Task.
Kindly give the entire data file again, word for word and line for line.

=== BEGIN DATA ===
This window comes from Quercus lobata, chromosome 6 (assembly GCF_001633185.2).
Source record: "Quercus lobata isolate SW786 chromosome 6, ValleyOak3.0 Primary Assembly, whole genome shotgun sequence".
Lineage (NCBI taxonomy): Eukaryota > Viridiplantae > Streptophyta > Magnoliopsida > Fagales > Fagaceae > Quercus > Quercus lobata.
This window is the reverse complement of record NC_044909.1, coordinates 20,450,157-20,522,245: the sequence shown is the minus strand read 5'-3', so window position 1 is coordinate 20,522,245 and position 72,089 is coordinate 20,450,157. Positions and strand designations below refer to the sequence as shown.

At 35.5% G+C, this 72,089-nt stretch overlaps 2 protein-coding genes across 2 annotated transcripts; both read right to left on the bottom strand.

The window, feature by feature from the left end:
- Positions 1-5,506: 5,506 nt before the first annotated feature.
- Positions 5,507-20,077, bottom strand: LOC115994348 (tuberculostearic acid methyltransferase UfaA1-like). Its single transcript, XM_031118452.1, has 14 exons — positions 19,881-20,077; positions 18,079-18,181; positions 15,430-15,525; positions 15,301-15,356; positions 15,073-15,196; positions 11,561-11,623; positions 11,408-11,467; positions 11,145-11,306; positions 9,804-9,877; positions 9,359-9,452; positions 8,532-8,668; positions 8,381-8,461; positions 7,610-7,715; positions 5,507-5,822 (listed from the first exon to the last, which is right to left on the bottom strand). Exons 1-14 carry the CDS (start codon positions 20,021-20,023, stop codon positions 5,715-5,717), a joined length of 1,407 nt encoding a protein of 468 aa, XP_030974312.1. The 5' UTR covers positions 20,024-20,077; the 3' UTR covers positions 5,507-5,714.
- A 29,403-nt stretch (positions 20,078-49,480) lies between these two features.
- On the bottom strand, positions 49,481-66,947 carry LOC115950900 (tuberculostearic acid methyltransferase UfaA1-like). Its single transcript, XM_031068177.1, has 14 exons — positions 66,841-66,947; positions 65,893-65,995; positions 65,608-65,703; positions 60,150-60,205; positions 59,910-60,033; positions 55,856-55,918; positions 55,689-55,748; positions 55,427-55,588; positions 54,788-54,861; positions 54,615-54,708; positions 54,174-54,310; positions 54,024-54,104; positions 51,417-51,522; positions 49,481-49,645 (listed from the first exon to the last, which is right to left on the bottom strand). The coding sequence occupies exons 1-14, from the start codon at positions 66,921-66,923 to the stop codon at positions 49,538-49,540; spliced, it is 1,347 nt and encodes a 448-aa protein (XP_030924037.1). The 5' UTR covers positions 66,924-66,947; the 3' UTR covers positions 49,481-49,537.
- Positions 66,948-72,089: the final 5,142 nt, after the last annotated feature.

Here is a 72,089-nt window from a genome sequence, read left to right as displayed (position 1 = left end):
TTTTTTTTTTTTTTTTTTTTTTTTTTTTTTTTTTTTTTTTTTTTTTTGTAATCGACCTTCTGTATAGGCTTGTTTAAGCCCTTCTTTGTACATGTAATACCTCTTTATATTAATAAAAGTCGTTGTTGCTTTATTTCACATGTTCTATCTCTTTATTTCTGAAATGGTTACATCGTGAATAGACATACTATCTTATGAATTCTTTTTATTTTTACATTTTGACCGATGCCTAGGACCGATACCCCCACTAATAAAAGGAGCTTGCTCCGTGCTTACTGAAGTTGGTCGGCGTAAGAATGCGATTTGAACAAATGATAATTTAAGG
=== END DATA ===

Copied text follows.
This window comes from Quercus lobata, chromosome 6 (assembly GCF_001633185.2).
Source record: "Quercus lobata isolate SW786 chromosome 6, ValleyOak3.0 Primary Assembly, whole genome shotgun sequence".
Lineage (NCBI taxonomy): Eukaryota > Viridiplantae > Streptophyta > Magnoliopsida > Fagales > Fagaceae > Quercus > Quercus lobata.
This window is the reverse complement of record NC_044909.1, coordinates 20,450,157-20,522,245: the sequence shown is the minus strand read 5'-3', so window position 1 is coordinate 20,522,245 and position 72,089 is coordinate 20,450,157. Positions and strand designations below refer to the sequence as shown.

At 35.5% G+C, this 72,089-nt stretch overlaps 2 protein-coding genes across 2 annotated transcripts; both read right to left on the bottom strand.

The window, feature by feature from the left end:
- Positions 1-5,506: 5,506 nt before the first annotated feature.
- Positions 5,507-20,077, bottom strand: LOC115994348 (tuberculostearic acid methyltransferase UfaA1-like). Its single transcript, XM_031118452.1, has 14 exons — positions 19,881-20,077; positions 18,079-18,181; positions 15,430-15,525; positions 15,301-15,356; positions 15,073-15,196; positions 11,561-11,623; positions 11,408-11,467; positions 11,145-11,306; positions 9,804-9,877; positions 9,359-9,452; positions 8,532-8,668; positions 8,381-8,461; positions 7,610-7,715; positions 5,507-5,822 (listed from the first exon to the last, which is right to left on the bottom strand). Exons 1-14 carry the CDS (start codon positions 20,021-20,023, stop codon positions 5,715-5,717), a joined length of 1,407 nt encoding a protein of 468 aa, XP_030974312.1. The 5' UTR covers positions 20,024-20,077; the 3' UTR covers positions 5,507-5,714.
- A 29,403-nt stretch (positions 20,078-49,480) lies between these two features.
- On the bottom strand, positions 49,481-66,947 carry LOC115950900 (tuberculostearic acid methyltransferase UfaA1-like). Its single transcript, XM_031068177.1, has 14 exons — positions 66,841-66,947; positions 65,893-65,995; positions 65,608-65,703; positions 60,150-60,205; positions 59,910-60,033; positions 55,856-55,918; positions 55,689-55,748; positions 55,427-55,588; positions 54,788-54,861; positions 54,615-54,708; positions 54,174-54,310; positions 54,024-54,104; positions 51,417-51,522; positions 49,481-49,645 (listed from the first exon to the last, which is right to left on the bottom strand). The coding sequence occupies exons 1-14, from the start codon at positions 66,921-66,923 to the stop codon at positions 49,538-49,540; spliced, it is 1,347 nt and encodes a 448-aa protein (XP_030924037.1). The 5' UTR covers positions 66,924-66,947; the 3' UTR covers positions 49,481-49,537.
- Positions 66,948-72,089: the final 5,142 nt, after the last annotated feature.

Here is a 72,089-nt window from a genome sequence, read left to right as displayed (position 1 = left end):
TTTTTTTTTTTTTTTTTTTTTTTTTTTTTTTTTTTTTTTTTTTTTTTGTAATCGACCTTCTGTATAGGCTTGTTTAAGCCCTTCTTTGTACATGTAATACCTCTTTATATTAATAAAAGTCGTTGTTGCTTTATTTCACATGTTCTATCTCTTTATTTCTGAAATGGTTACATCGTGAATAGACATACTATCTTATGAATTCTTTTTATTTTTACATTTTGACCGATGCCTAGGACCGATACCCCCACTAATAAAAGGAGCTTGCTCCGTGCTTACTGAAGTTGGTCGGCGTAAGAATGCGATTTGAACAAATGATAATTTAAGG